Check out some of the KEXP DJ’s favorite artists from the Pacific Northwest and around the world on-the-go. KEXP’s Music That Matters weekly podcast brings you an exclusive mix of new music from the world’s best independent artists.
Body Language // photo by Dave Lichterman (view set)
Currently, you’ll hear:
Music That Matters, Vol. 457 – Genre Hopping For The New Millennium
DJ Larry Rose (host of Larry’s Lounge) brings you a fun genre hopping mix of memorable songs mostly from debut releases.
1. Mike Pace and the Child Actors – Summer Lawns
2. Snuff Redux – E-Drone
3. Diet Cig – Harvard
4. Boxed In – Mystery
5. Tkay Maidza – U-Huh
6. Shad & DJ T.LO – Fire
7. Fort Romeau – Not A Word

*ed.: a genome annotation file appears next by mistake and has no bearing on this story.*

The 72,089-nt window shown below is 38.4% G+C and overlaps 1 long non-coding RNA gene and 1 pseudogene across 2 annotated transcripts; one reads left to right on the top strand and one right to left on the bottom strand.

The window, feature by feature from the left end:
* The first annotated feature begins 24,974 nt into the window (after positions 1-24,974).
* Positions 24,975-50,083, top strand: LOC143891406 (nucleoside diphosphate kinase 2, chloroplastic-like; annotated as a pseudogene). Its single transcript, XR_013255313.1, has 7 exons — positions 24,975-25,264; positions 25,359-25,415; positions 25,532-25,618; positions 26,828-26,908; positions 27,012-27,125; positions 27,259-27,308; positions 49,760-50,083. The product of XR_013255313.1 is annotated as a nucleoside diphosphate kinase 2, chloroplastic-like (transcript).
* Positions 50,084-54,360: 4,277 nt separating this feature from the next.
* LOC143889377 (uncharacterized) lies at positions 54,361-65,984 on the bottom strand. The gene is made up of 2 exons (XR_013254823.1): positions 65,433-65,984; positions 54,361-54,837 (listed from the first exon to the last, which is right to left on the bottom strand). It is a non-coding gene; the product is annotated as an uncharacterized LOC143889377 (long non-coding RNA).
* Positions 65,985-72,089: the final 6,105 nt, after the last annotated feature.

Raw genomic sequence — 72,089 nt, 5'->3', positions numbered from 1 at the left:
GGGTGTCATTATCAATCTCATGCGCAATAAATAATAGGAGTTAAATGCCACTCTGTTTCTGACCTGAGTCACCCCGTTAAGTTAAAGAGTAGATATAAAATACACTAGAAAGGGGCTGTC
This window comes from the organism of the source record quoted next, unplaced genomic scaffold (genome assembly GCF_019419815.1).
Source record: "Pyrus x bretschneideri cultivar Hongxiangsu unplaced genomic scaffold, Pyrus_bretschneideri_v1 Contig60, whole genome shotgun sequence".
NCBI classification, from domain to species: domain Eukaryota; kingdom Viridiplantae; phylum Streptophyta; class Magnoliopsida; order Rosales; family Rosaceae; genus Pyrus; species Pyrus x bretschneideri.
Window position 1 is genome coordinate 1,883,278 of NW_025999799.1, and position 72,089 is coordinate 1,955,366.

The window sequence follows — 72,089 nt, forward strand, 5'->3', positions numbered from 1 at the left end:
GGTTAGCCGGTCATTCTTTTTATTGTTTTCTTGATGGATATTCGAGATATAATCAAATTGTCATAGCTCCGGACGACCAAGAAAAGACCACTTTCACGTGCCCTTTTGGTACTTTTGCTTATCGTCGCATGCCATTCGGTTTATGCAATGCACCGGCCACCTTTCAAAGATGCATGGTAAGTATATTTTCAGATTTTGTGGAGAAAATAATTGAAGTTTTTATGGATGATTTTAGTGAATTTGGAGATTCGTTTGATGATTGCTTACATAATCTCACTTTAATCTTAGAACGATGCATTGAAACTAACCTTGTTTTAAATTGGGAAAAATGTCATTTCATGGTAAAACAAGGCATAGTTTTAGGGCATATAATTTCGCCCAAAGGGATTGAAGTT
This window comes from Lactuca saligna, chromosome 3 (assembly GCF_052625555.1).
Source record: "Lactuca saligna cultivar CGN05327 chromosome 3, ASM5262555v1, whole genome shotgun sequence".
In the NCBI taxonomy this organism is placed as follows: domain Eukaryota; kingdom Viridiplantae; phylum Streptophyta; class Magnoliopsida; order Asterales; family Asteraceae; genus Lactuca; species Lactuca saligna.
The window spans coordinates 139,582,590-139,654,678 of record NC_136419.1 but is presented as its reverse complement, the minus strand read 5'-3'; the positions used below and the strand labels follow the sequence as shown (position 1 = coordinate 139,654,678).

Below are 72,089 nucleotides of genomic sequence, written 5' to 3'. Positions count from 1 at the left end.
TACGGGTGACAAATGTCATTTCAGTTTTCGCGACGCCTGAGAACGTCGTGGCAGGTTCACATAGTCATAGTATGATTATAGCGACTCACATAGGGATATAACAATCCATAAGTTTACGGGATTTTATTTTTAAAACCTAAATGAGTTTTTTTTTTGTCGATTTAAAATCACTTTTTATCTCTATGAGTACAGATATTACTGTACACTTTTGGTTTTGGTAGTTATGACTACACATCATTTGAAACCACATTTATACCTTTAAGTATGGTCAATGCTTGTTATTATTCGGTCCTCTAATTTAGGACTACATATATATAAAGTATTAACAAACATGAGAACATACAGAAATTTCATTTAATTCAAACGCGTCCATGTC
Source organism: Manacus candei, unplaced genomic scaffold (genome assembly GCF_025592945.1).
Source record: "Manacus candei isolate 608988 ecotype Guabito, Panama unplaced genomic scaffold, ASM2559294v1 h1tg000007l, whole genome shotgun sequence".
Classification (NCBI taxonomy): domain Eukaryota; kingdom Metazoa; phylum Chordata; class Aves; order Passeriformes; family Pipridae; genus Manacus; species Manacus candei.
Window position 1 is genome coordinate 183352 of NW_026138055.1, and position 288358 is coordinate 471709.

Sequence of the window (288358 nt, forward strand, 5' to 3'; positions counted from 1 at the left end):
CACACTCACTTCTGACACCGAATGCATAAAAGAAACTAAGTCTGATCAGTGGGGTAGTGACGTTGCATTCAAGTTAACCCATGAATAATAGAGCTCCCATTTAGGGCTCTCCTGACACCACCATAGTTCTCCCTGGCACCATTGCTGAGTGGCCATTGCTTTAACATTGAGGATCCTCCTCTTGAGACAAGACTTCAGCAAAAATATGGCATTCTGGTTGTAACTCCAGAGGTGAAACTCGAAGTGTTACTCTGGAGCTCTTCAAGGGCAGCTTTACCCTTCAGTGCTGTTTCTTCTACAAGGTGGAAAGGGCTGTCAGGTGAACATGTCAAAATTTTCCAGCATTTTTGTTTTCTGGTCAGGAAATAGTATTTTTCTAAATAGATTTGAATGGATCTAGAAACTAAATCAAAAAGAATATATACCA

8. Body Language – Really Love
9. Clarence Clarity – Meadow Hopping, Traffic Stopping, Death Splash
10. Misun – Penny
11. Bouquet – Come To Your House
12. Bent Denim – Key Lime Pie
It was hard not to anticipate what Lord Huron would bring to the live setting. So much of their music is based around place and themes that a live show always seemed like the perfect medium for the group to express their vision to the fullest. The LA group makes music that transports the listener to distant lands and takes them on journeys to places never ventured to before. The accompanying media for their new album, Strange Trails, is impressive, making it one of the few albums that can boast that it’s supported by a comic book and features songs about an apocalyptic gang of bikers. Last Saturday night, fans followed Lord Huron to Seattle’s Showbox at the Market to hear more of their weathered and weary, yet entirely engaging, folk-pop sound.